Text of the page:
Two other highly regarded art collections—the Thyssen-Bornemisza Museum and the Centro de Arte Reina Sofía National Museum—stand on the same tree-lined avenue as the Prado. This elegant street, dubbed the Avenue of Art, is also studded with many of Madrid’s famous statues.
Like many cities, Madrid has seen its ups and downs. The capital was under siege for most of the Spanish Civil War (1936-39), and some of the bullet marks of that conflict can still be seen on the monumental arch known as the Puerta de Alcalá. Nevertheless, from the outset, the city’s founders wanted Madrid to be a cultured town where people could get along together.
Madrid’s charter, dating back to 1202, stipulated among other things that citizens could not engage in duels, bear arms, or utter profanities or insults. They were also expected to keep the town clean, to avoid defrauding fellow citizens, and to keep wedding expenses reasonable. In line with such wishes, Madrid today is a clean city—although wedding feasts have become somewhat costly! Visitors who want an inexpensive meal may want to try some typical tapas, small morsels of tasty food that are served with a cold drink in many establishments.
In recent years Madrid has expanded considerably. It now has an efficient transportation system and all the necessary infrastructure to take care of the millions of tourists who visit each year. Thousands of Jehovah’s Witnesses from Spain and other countries will visit the city in July and August. The Witnesses plan to hold an international convention in one of Madrid’s large soccer stadiums. Many of those who attend will thus have an opportunity to see for themselves the capital that was built for a king.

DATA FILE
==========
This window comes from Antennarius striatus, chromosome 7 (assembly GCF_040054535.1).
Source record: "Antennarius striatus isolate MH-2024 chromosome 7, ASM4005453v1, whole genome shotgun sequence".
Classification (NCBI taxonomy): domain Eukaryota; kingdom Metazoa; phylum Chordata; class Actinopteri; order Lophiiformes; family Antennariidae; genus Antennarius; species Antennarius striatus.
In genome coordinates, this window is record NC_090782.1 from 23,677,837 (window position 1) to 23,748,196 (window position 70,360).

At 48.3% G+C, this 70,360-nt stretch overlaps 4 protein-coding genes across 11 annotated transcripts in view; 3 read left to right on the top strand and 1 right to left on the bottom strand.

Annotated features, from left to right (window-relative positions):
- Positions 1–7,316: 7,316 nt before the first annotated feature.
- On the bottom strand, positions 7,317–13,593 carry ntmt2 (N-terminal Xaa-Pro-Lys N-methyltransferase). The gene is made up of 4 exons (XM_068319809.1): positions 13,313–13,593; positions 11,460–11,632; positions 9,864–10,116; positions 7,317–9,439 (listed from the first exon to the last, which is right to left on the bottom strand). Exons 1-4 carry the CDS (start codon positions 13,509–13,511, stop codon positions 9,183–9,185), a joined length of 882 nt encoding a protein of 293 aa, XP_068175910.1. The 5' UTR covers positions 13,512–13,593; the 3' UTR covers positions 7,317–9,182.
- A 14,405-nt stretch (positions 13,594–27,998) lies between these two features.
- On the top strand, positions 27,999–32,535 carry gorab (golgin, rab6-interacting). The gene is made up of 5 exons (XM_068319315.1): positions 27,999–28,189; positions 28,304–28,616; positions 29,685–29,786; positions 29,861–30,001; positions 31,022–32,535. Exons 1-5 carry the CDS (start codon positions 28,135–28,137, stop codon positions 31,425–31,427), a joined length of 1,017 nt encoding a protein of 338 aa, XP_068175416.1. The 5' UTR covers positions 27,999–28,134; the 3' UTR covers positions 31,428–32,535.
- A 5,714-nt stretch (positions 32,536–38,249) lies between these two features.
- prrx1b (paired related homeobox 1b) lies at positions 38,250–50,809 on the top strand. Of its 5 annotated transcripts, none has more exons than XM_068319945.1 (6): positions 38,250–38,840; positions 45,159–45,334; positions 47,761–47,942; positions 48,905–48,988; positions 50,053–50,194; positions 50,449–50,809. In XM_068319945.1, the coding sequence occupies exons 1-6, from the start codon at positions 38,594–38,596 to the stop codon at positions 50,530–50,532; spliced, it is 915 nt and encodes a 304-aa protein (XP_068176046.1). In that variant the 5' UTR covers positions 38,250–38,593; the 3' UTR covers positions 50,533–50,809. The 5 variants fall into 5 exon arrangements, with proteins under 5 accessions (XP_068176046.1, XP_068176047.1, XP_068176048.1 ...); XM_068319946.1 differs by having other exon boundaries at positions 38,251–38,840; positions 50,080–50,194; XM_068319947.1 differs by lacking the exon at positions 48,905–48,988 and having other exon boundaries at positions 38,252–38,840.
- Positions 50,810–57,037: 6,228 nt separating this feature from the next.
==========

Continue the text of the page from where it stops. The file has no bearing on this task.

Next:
PALACES FIT FOR A KING
The Royal Palace. Probably the most impressive building of Madrid, this palace stands on the site of an ancient Moorish citadel around which Madrid was first built. It serves important State functions, although since 1931 it has not been used as a royal residence. Formal gardens stretch from the palace down to the river below.
Aranjuez Palace. Aranjuez lies about 30 miles [50 km] south of the capital, alongside the river Tagus. Its fertile surroundings and milder climate made it a favorite site of Philip II, who initiated the palace construction. The palace and its attractive gardens were completed in the 18th century by Charles III.
El Escorial. Philip II began construction on this huge monastery, library, mausoleum, and palace complex soon after he made Madrid his capital. Over 20 years in construction, it became the hub of Philip’s empire, an austere retreat where he could work undisturbed. It conserves one of Spain’s most important collections of manuscripts, including some medieval Spanish versions of the Bible.
El Pardo Palace. This royal hunting lodge is located within the regional park that adjoins Madrid. The father of Philip II built the original structure, and the interior patio dates from that period.
In La Granja de San Ildefonso, 50 miles [80 km] to the north, lies a more sumptuous palace. It was built by Philip V in imitation of the Palace of Versailles, where he spent his infancy. Its elaborate gardens and fountains contrast with the vast pine forests that cover the surrounding mountains.
Cortesía del Patrimonio Nacional, Madrid
SOME OF MADRID’S FAMOUS MONUMENTS
Plaza Mayor (1). For over three centuries, this square has served as a marketplace and as the principal site for such public events as bullfights, coronations, and executions of so-called heretics. A painting in the Prado Museum (2) depicts a vivid panorama of the Plaza Mayor during a large auto-da-fé, or public trial of heretics, held in Madrid in 1680.
The town hall stands in the Plaza de la Villa, the charming ancient square where the first official town meetings were held. The square is ringed by ancient buildings and still preserves the flavor of 16th-century Madrid. Not far away, the visitor can see the Puerta del Sol, the busiest square of the city and the starting point for all roads radiating from Madrid to the provinces. Such landmarks belong to the oldest part of the city.
As Madrid expanded, kings of the Bourbon dynasty—notably Charles III—built or promoted other monuments, often following the architectural styles of the Bourbons’ native France. Some examples are the Royal Palace, the National Library (3), the Municipal Museum (4), the Fountain of Cybele (5), the Fountain of Neptune, and the Puerta de Alcalá (6).